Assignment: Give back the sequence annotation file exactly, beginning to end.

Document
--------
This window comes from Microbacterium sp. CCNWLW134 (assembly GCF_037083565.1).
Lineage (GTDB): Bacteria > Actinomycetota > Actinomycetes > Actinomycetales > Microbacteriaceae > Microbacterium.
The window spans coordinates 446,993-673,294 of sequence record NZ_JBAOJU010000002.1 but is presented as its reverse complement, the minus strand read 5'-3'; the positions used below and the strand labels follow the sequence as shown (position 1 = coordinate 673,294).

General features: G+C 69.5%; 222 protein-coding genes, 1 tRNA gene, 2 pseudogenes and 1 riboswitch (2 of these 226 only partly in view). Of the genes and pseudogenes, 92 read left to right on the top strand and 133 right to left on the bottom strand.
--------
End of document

This window comes from Microbacterium sp. CCNWLW134 (assembly GCF_037083565.1).
Lineage (GTDB): Bacteria > Actinomycetota > Actinomycetes > Actinomycetales > Microbacteriaceae > Microbacterium.
The window spans coordinates 446,993-673,294 of sequence record NZ_JBAOJU010000002.1 but is presented as its reverse complement, the minus strand read 5'-3'; the positions used below and the strand labels follow the sequence as shown (position 1 = coordinate 673,294).

General features: G+C 69.5%; 222 protein-coding genes, 1 tRNA gene, 2 pseudogenes and 1 riboswitch (2 of these 226 only partly in view). Of the genes and pseudogenes, 92 read left to right on the top strand and 133 right to left on the bottom strand.